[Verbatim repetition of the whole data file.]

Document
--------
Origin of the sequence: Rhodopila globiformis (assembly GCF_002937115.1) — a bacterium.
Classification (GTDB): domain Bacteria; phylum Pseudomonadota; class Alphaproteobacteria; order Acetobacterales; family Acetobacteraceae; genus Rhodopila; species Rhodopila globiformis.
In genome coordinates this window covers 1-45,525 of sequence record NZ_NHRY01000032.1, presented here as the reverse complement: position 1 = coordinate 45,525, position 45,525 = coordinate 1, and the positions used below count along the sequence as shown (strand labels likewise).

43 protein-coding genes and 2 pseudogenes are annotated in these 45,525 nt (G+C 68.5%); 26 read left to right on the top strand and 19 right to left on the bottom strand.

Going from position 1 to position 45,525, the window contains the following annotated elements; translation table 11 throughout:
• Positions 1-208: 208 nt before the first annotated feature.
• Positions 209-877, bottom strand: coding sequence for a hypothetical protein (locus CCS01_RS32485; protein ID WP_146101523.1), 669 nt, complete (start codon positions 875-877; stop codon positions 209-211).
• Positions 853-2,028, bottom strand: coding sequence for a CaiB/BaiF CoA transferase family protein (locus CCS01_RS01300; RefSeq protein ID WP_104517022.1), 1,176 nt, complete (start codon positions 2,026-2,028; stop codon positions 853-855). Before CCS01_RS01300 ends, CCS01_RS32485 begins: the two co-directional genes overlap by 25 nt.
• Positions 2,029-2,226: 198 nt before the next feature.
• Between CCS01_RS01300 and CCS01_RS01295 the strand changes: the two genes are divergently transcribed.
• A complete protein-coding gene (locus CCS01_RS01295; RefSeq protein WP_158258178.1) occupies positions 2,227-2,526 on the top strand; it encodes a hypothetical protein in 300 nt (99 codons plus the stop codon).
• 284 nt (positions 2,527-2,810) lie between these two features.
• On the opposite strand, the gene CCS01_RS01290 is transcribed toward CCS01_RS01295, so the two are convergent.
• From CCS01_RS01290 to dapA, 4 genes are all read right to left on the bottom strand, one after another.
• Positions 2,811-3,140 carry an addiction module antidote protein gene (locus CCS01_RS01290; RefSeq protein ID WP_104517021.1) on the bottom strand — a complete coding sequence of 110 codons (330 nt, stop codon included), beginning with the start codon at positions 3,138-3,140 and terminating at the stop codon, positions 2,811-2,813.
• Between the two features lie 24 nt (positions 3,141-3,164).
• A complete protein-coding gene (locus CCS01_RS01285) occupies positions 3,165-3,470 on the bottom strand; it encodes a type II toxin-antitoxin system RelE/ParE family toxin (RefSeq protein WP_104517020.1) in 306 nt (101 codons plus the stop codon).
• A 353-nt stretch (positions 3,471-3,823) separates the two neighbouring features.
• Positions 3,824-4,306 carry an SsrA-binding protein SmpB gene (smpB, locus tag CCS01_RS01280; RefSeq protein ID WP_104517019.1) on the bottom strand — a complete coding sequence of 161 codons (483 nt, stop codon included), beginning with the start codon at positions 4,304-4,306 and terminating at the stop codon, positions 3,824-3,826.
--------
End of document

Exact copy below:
Origin of the sequence: Rhodopila globiformis (assembly GCF_002937115.1) — a bacterium.
Classification (GTDB): domain Bacteria; phylum Pseudomonadota; class Alphaproteobacteria; order Acetobacterales; family Acetobacteraceae; genus Rhodopila; species Rhodopila globiformis.
In genome coordinates this window covers 1-45,525 of sequence record NZ_NHRY01000032.1, presented here as the reverse complement: position 1 = coordinate 45,525, position 45,525 = coordinate 1, and the positions used below count along the sequence as shown (strand labels likewise).

43 protein-coding genes and 2 pseudogenes are annotated in these 45,525 nt (G+C 68.5%); 26 read left to right on the top strand and 19 right to left on the bottom strand.

Going from position 1 to position 45,525, the window contains the following annotated elements; translation table 11 throughout:
• Positions 1-208: 208 nt before the first annotated feature.
• Positions 209-877, bottom strand: coding sequence for a hypothetical protein (locus CCS01_RS32485; protein ID WP_146101523.1), 669 nt, complete (start codon positions 875-877; stop codon positions 209-211).
• Positions 853-2,028, bottom strand: coding sequence for a CaiB/BaiF CoA transferase family protein (locus CCS01_RS01300; RefSeq protein ID WP_104517022.1), 1,176 nt, complete (start codon positions 2,026-2,028; stop codon positions 853-855). Before CCS01_RS01300 ends, CCS01_RS32485 begins: the two co-directional genes overlap by 25 nt.
• Positions 2,029-2,226: 198 nt before the next feature.
• Between CCS01_RS01300 and CCS01_RS01295 the strand changes: the two genes are divergently transcribed.
• A complete protein-coding gene (locus CCS01_RS01295; RefSeq protein WP_158258178.1) occupies positions 2,227-2,526 on the top strand; it encodes a hypothetical protein in 300 nt (99 codons plus the stop codon).
• 284 nt (positions 2,527-2,810) lie between these two features.
• On the opposite strand, the gene CCS01_RS01290 is transcribed toward CCS01_RS01295, so the two are convergent.
• From CCS01_RS01290 to dapA, 4 genes are all read right to left on the bottom strand, one after another.
• Positions 2,811-3,140 carry an addiction module antidote protein gene (locus CCS01_RS01290; RefSeq protein ID WP_104517021.1) on the bottom strand — a complete coding sequence of 110 codons (330 nt, stop codon included), beginning with the start codon at positions 3,138-3,140 and terminating at the stop codon, positions 2,811-2,813.
• Between the two features lie 24 nt (positions 3,141-3,164).
• A complete protein-coding gene (locus CCS01_RS01285) occupies positions 3,165-3,470 on the bottom strand; it encodes a type II toxin-antitoxin system RelE/ParE family toxin (RefSeq protein WP_104517020.1) in 306 nt (101 codons plus the stop codon).
• A 353-nt stretch (positions 3,471-3,823) separates the two neighbouring features.
• Positions 3,824-4,306 carry an SsrA-binding protein SmpB gene (smpB, locus tag CCS01_RS01280; RefSeq protein ID WP_104517019.1) on the bottom strand — a complete coding sequence of 161 codons (483 nt, stop codon included), beginning with the start codon at positions 4,304-4,306 and terminating at the stop codon, positions 3,824-3,826.